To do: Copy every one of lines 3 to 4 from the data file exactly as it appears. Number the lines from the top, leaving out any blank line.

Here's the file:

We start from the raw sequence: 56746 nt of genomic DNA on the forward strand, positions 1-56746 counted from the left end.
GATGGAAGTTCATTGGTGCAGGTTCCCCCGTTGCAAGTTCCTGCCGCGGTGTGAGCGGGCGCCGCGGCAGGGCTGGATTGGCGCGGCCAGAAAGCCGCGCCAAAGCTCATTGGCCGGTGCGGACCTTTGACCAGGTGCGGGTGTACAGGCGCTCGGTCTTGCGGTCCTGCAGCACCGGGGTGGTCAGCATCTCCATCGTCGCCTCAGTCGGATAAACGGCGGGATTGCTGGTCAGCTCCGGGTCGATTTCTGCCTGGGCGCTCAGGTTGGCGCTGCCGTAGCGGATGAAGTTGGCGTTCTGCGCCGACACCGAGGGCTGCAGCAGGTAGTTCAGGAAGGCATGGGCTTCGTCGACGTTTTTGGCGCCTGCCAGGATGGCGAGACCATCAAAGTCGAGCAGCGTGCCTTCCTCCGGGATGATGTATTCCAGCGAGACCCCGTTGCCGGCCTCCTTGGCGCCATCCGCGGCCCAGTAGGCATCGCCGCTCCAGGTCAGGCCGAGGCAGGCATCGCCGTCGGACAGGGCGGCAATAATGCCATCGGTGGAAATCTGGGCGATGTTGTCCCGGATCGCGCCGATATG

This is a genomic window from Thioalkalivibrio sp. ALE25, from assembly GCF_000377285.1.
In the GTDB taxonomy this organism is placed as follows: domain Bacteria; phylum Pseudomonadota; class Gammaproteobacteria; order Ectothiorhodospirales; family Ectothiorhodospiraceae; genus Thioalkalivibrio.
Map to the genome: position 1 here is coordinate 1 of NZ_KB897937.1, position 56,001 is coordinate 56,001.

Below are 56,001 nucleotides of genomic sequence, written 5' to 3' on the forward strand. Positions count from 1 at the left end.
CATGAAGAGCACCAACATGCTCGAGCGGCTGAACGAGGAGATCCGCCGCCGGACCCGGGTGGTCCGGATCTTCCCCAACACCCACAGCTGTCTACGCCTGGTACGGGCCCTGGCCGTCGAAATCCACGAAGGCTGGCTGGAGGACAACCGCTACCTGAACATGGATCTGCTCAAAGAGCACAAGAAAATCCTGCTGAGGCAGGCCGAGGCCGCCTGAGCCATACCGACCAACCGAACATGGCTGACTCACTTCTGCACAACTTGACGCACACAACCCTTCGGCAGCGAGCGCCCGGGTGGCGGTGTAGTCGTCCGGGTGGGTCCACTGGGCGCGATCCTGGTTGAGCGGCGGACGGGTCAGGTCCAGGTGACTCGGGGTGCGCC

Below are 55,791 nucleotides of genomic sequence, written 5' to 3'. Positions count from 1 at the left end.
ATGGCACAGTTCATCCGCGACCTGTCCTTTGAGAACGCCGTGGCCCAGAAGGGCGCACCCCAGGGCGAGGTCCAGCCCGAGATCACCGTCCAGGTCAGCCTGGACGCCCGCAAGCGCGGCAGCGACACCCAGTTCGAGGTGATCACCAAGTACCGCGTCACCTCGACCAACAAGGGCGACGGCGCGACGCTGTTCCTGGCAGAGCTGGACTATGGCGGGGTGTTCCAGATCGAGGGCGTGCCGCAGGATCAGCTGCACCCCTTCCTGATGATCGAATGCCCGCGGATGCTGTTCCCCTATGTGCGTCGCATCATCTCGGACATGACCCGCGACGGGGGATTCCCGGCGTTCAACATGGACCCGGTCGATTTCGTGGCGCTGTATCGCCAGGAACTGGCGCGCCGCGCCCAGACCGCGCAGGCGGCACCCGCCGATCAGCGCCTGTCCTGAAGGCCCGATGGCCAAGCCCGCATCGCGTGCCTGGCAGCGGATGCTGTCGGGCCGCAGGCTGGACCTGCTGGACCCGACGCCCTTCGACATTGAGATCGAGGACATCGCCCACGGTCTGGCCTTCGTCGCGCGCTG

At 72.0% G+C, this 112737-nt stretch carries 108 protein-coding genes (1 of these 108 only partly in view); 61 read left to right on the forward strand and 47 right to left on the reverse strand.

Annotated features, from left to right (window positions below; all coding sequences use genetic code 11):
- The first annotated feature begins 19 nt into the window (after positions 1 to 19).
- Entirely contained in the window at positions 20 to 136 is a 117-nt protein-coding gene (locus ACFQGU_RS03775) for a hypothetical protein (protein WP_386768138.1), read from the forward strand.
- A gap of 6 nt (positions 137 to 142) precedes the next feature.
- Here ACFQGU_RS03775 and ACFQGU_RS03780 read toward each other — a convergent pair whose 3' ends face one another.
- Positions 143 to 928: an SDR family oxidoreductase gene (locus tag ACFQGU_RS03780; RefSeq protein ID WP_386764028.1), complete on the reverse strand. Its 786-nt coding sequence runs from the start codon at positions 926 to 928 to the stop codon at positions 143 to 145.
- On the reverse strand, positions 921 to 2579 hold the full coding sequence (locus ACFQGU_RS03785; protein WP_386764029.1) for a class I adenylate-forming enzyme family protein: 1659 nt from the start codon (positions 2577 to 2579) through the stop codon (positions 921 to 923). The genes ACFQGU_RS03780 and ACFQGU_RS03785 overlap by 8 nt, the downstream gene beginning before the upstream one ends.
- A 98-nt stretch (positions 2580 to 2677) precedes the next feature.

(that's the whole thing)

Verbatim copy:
This is a genomic window from Thioalkalivibrio sp. ALE25, from assembly GCF_000377285.1.
In the GTDB taxonomy this organism is placed as follows: domain Bacteria; phylum Pseudomonadota; class Gammaproteobacteria; order Ectothiorhodospirales; family Ectothiorhodospiraceae; genus Thioalkalivibrio.